In FIG. 6, the pads 58 and 59 are approximately 0.2 inch wide by approximately 0.001 thick. As indicated in FIG. 8, the pads 58 and 59 have a dimension, P, which is approximately 0.25 inch.
In FIG. 7, further details of a cavity 65 for holding a chip 66 are shown. The chip 66 is connected by solder or other electrical connection at junction 67 to the conductor 62. Similarly, the other end of the chip 66 is connected at junction 68.
In FIG. 8, a sectional view of the card 7 of FIG. 4 is shown taken along the section lines 8--8' of FIG. 4. Four cavities 65, 69, 70 and 71, by way of example, are provided for semi-conductor chips or other circuitry. The chips (not shown) are connected together by conductors. For example, conductor 62 and 63 connect the switch 6 to the cavity 65 for connection to the chip 66 of FIG. 7. Similarly, the conductors 38 and 46 connect from the coil 22, specifically the winding 34. In this way, the chip or other circuit in cavity 65 drives the winding 34 with the current, typically of the order of 22 milliamps, peak to peak. Other connectors 73 are provided for interconnecting other parts of the circuits.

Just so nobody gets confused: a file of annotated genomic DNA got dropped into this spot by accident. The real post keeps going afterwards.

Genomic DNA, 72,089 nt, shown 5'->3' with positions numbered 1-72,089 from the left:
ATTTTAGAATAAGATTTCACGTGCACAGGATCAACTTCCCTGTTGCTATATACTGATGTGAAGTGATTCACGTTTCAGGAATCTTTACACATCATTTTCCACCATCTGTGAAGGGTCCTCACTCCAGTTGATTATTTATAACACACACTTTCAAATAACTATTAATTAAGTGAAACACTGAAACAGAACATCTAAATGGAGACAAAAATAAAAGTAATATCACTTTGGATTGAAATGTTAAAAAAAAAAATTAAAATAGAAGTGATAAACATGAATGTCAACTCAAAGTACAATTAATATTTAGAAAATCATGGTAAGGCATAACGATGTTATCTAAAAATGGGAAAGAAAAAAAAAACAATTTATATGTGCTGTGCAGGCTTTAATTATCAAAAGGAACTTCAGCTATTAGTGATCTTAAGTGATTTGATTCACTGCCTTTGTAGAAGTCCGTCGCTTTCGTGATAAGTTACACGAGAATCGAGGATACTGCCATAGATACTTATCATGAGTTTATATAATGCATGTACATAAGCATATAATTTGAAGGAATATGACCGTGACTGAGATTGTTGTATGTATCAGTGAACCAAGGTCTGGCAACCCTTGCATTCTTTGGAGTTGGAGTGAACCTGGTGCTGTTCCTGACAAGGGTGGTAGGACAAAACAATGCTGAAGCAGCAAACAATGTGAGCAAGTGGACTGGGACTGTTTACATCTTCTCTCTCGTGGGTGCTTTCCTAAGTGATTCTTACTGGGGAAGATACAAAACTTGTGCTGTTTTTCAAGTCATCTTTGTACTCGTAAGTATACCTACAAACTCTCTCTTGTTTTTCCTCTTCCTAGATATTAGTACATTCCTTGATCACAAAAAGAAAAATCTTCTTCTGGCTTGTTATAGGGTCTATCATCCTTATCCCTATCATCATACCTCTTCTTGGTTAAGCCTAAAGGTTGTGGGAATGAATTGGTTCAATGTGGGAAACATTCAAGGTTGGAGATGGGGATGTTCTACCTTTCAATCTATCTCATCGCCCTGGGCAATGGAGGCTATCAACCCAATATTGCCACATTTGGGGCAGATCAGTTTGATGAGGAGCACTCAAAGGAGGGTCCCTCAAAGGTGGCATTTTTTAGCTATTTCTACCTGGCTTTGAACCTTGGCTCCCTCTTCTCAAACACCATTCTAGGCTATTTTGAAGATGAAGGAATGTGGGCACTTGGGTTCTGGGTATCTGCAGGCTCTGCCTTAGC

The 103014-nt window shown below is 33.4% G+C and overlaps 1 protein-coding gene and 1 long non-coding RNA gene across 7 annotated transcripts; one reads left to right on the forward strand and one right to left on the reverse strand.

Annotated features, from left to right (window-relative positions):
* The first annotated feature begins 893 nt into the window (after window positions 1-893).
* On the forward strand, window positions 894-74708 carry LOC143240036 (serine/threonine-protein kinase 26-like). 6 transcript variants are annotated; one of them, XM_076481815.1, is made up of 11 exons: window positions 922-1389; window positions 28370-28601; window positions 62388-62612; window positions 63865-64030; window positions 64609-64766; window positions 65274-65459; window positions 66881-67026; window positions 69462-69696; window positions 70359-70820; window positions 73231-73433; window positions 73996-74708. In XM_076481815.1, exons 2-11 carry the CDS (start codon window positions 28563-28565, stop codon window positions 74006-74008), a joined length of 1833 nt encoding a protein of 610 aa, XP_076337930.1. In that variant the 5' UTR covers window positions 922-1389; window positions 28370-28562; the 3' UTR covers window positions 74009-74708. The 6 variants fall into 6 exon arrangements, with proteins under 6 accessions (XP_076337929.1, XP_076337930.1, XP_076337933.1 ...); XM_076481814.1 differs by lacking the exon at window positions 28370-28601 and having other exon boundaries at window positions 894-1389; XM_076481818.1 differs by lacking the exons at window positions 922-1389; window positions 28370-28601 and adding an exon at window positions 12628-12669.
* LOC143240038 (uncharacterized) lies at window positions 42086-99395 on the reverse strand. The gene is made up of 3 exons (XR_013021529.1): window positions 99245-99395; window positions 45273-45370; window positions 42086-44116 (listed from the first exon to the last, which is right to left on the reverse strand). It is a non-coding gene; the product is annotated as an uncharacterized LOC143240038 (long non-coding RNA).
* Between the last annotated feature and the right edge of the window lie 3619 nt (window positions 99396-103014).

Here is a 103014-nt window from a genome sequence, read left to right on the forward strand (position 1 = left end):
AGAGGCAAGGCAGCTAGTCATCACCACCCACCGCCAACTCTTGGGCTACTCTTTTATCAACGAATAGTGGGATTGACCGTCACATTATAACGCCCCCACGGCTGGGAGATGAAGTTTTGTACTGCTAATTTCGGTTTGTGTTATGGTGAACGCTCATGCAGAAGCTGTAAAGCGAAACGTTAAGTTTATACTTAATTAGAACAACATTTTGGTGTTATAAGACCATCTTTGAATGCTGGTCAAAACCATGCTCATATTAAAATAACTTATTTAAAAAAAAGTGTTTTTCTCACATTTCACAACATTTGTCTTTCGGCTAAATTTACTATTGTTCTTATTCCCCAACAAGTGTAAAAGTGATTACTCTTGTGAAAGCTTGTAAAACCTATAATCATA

Referring to FIG. 9, a 4040 counter 5 is initiated by the power supply 4 when power is turned on, for example by switch 6. The switch 6, for example, is located at the surface of the card 7 of FIG. 1. The clock 8, for example, operating at a 1 kilohertz rate, provides a clock signal on the output line 9. The clock signal can range from 10 to 2 KHz. The clock signal to the counter 5 causes the counter 5 to increment.
Prior to initiation of counting by counter 5, at power-on time, resulting from the closure of switch 6, the reset circuit 10 resets the counter 5 to an all zero condition.
The reset circuit 10 receives the B+ input from the power supply 4 on line 40. The B+ input to the reset circuit 10 is delayed a short delay period by the capacitor 11 and a resistor 37. During the short delay period, the input to the NAND gate 12 is a logical zero which forces the NAND output to a logical 1. The logical 1 from gate 12 is connected to the reset input of the counter 5. Also, the output from the NAND gate 12 connects to the enable input of the EPROM memory 13. The logical 1 on the enable input of memory 13 causes the data output on line 14 to a logical 1. The logical 1 on line 14 in turn enables the NAND gate 12 within the reset circuit 10.